As a memoir of mostly uplifting stories, I think the cover is too dark. To give you an idea about the content, here is the title chapter:
Lines in the Gravel
The bus, Number 58 if my old memory serves me correctly, regularly picked up and dropped off the children of Florence Elementary School. The children in the third house on the left of the then-unnamed road in Star, Mississippi, were right there at the end of their gravel driveway every morning, lined up and ready to board the bus. There were four of them, each separated by one year in age from the next.
To the outside eye, this may have seemed the most normal sight in the world. Just kids waiting on the bus. Just like all the other kids on Bus 58. But the world didn’t notice the lines in the gravel. . . .
The four kids in the Ainsworth house there on what is now — well, Ainsworth Road — argued regularly and profusely about the most important of topics: how to line up for the bus. The oldest, a son, felt it was part of his inherent blessing as the oldest to be first in all things. The youngest, also a son, was cheated by birth order of all things good; the front of the bus line would have simply been logical reparations for this injustice. The two girls in the middle in either of those instances were in the middle still; with both girls having been endowed with an innate and acute sense of fairness, any scenario that placed a boy at the front of the bus line was clearly out of bounds.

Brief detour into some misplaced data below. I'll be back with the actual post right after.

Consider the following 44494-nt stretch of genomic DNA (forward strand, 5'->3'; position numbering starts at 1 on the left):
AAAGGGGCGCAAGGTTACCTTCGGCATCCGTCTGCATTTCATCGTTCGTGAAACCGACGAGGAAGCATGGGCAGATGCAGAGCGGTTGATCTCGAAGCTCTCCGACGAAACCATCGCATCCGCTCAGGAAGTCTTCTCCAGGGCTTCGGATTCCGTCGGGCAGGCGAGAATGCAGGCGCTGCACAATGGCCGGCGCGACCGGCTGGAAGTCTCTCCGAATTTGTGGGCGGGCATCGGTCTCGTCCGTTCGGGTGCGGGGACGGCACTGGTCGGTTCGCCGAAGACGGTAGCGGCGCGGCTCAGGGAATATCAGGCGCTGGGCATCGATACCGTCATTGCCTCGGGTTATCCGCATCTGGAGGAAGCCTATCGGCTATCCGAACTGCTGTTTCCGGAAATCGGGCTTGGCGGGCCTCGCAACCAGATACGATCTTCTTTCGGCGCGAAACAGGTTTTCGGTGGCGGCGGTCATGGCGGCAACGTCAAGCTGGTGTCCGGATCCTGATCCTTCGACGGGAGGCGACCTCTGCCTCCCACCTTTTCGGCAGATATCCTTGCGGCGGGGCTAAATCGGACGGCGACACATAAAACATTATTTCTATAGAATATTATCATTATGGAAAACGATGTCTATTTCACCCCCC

The escalating battles over the bus line called for an intervention . . . by Mom. When none of our four action plans was agreeable to any of the others, Mom presented a fifth plan: a rotation. A rotation?!? We could have never come with something so simple, yet so ingenious! (We were kids, after all.) We would each have a day in each place in the line — including the glorious day each week that each of us was first — and the Fridays would rotate. I don’t remember what we did about holidays, but the solution must have been at least somewhat amenable.
When the bus arrived each day, four lines had been kicked out in the gravel driveway, and order in society had been preserved for another day. Each of the four of us kids would go on to attain not only our high school diplomas but college degrees, as well. Who knows the destruction that our in-fighting may have caused but for those lines in the gravel that allowed us to focus on lesser things like getting an education and making a positive difference in society.
Today, when we look back at the lines in the gravel, we laugh and wonder how we could have argued about something so trivial. Perhaps because that was one of many more situations in the years to come that proved to each of us that the world did not revolve around any one of us. Today, “Lines in the Gravel” is just one of many often re-told childhood stories. From this family of six, there are many more from where that one came. As it turns out, there is at least a book’s worth of “Lines in the Gravel” type stories.